Breakfast: serve up a healthier you
Breakfast. It’s been called the most important meal of the day. But in our fast-paced world, it seems more like a full stop than a jump start. Rather than be late to work or school, it’s often easier to skip it and get on with the day.
As it turns out, skipping breakfast may not achieve the desired effect. A healthy breakfast, served up daily, can help you maintain a healthy weight, be more productive and lower your risk for chronic disease.
Breaking the fast revs up your metabolism.
When we wake, most of us have gone anywhere from 10 to 12 hours without eating. That’s long enough for our bodies to switch into fasting mode, which slows down the metabolism to conserve energy. In fasting mode, your body will not burn fat. Instead, it protects your stores of fat and burns muscle to ensure a constant stream of energy.
The only way to switch our bodies back into fat-burning mode is to eat healthful meals composed of carbohydrates, protein and fiber. Studies prove it: Breakfast eaters are leaner than those who regularly skip breakfast. In fact, skipping breakfast increases your risk of obesity fourfold.
Fueling your brain sharpens your thinking.
Not only do extended periods without food put you into fasting mode, they cause your blood sugar levels to drop. A healthy breakfast can deliver glucose to your brain, which may make you more efficient and alert.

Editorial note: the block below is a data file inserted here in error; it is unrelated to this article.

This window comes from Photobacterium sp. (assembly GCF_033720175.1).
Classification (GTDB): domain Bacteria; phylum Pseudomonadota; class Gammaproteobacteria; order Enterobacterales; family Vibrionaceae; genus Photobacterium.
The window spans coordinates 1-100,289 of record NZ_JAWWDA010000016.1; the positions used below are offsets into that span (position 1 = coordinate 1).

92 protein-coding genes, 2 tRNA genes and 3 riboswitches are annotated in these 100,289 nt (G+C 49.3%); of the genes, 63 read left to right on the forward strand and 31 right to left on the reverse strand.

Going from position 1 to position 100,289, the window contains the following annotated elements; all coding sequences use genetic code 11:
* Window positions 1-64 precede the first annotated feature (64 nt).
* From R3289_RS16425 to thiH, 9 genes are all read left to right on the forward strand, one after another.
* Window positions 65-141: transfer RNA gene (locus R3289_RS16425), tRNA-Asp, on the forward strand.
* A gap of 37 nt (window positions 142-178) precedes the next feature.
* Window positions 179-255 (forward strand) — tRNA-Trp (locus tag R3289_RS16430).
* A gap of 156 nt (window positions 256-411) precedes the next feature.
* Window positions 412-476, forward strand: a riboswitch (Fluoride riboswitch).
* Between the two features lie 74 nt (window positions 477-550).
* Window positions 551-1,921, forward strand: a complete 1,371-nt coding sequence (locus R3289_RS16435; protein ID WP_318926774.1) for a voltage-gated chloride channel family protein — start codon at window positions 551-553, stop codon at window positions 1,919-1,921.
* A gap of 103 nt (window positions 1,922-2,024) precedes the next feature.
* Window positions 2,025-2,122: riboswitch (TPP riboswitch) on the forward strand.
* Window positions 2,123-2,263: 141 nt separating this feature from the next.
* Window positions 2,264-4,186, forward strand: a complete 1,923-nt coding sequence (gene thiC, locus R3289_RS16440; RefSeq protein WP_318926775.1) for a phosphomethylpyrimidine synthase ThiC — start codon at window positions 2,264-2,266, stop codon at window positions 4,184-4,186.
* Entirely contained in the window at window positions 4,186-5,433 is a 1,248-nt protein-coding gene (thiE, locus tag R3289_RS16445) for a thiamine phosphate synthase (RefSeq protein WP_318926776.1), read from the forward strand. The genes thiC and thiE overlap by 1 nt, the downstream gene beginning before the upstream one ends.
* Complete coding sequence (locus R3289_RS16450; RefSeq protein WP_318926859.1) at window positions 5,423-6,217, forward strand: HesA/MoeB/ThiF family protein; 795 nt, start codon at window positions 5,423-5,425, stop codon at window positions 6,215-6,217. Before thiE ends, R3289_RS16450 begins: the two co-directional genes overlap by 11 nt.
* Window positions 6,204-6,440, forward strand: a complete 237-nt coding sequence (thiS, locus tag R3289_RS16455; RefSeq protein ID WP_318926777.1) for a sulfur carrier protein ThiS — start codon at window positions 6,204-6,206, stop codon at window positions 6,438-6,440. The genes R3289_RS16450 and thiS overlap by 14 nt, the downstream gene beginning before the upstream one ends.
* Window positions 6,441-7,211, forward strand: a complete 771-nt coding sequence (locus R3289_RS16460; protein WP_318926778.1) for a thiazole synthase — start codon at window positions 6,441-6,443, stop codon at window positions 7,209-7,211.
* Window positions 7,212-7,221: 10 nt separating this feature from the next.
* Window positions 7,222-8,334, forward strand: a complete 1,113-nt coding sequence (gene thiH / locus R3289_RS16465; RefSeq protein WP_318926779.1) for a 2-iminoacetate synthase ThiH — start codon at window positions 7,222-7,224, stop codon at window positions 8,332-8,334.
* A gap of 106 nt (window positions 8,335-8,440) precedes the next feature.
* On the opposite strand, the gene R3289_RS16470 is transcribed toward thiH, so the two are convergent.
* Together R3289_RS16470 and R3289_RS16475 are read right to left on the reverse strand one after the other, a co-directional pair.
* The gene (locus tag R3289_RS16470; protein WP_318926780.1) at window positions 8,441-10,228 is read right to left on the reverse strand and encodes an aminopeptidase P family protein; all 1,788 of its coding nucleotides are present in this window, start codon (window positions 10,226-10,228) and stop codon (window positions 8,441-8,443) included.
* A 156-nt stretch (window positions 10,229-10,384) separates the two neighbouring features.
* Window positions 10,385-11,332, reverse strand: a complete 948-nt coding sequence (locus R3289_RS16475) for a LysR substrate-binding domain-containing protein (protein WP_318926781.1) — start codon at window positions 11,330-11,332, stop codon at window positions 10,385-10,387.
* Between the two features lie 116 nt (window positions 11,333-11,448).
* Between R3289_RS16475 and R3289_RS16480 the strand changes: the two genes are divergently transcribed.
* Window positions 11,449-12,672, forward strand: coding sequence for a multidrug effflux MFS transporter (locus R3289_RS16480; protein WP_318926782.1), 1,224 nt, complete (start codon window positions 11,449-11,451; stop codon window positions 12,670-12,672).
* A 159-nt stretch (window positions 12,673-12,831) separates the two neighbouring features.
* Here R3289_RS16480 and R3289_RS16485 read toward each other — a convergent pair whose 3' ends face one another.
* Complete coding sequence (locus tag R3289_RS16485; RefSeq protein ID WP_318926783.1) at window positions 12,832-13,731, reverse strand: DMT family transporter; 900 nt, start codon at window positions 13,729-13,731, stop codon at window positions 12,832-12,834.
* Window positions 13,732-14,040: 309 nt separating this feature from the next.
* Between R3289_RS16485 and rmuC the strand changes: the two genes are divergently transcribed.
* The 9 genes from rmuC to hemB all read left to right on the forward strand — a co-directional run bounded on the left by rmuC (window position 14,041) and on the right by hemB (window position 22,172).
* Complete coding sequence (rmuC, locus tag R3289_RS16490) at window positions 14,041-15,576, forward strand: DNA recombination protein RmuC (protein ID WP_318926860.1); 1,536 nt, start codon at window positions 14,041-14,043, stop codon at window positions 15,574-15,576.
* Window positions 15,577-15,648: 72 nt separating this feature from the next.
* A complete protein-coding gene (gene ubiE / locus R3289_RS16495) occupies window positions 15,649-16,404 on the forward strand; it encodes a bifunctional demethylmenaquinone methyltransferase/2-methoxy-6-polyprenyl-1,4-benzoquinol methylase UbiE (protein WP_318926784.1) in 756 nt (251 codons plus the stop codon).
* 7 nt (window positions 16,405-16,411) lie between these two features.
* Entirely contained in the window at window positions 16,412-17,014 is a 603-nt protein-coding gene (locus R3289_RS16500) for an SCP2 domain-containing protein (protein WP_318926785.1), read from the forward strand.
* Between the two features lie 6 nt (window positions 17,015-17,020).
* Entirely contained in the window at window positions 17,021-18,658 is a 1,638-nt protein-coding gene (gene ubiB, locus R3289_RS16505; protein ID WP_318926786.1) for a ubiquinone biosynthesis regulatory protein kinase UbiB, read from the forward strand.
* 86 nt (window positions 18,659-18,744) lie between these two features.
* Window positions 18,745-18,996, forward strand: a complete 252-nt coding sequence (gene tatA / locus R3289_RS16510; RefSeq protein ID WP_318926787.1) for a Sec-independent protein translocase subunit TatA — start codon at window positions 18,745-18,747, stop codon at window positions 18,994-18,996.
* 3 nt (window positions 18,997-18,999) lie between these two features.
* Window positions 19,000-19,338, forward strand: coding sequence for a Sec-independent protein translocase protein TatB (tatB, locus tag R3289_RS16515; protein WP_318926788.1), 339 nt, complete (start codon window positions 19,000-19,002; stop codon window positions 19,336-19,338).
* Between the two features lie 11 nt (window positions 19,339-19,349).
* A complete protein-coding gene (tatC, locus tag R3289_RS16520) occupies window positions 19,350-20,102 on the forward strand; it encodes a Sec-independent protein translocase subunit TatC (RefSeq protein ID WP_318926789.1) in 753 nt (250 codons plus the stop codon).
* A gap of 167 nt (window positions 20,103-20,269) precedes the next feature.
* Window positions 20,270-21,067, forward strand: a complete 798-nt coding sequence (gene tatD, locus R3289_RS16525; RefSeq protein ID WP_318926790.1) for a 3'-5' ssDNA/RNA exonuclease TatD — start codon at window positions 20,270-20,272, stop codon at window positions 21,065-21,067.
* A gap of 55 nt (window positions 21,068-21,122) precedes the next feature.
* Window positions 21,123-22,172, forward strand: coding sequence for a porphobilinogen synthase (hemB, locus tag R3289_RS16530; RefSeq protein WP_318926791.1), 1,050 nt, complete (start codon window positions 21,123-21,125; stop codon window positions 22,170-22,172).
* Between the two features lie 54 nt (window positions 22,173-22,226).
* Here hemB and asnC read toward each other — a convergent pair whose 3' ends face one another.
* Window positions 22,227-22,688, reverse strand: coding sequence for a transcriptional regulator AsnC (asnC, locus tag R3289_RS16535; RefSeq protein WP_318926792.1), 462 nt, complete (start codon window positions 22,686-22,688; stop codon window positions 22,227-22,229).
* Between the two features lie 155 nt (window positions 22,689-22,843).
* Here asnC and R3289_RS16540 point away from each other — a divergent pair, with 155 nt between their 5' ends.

While it’s not proven that your diet can make you smarter, it certainly can’t hurt. Studies have shown significant improvement in memory for breakfast eaters as compared to non-breakfast eaters.
Increasing fiber intake reduces your risk of chronic disease.
A high-fiber breakfast is associated with a reduced risk for heart disease, stroke, diabetes and even intestinal polyps and colon cancer. To enjoy these benefits, choose breakfast cereals with at least six grams of fiber per serving and fewer than ten grams of sugar per serving. Or choose whole-grain breads with trans-fat-free soft margarines or cholesterol-lowering spreads. Be sure to include fresh fruit for extra fiber and natural sweetness.
Your best bet for a healthy, energy-inducing breakfast is a combination of carbohydrates, protein and fiber. Look for whole grains, low-fat meats, dairy products, eggs and beans. But don’t restrict yourself to traditional breakfast foods. Eat last night’s leftovers or a sandwich. Just make sure it has protein, fiber and a low-fat content.
If time is an issue, prepare your breakfast the night before. Or stock your pantry with grab-and-go items such as fresh fruit, granola bars and individual boxes of cereal. Keep yogurt and hard-boiled eggs in the refrigerator. Or consider making healthful muffins over the weekend and freezing them individually wrapped. Pop it in the microwave and voila! It’s ready to go in seconds.
Have a little more time? Try a smoothie made with a blend of fruits, low-fat yogurt, wheat germ and protein powder.
It doesn’t have to be hard. So wake up and smell the breakfast. The choices are endless, and so are the benefits.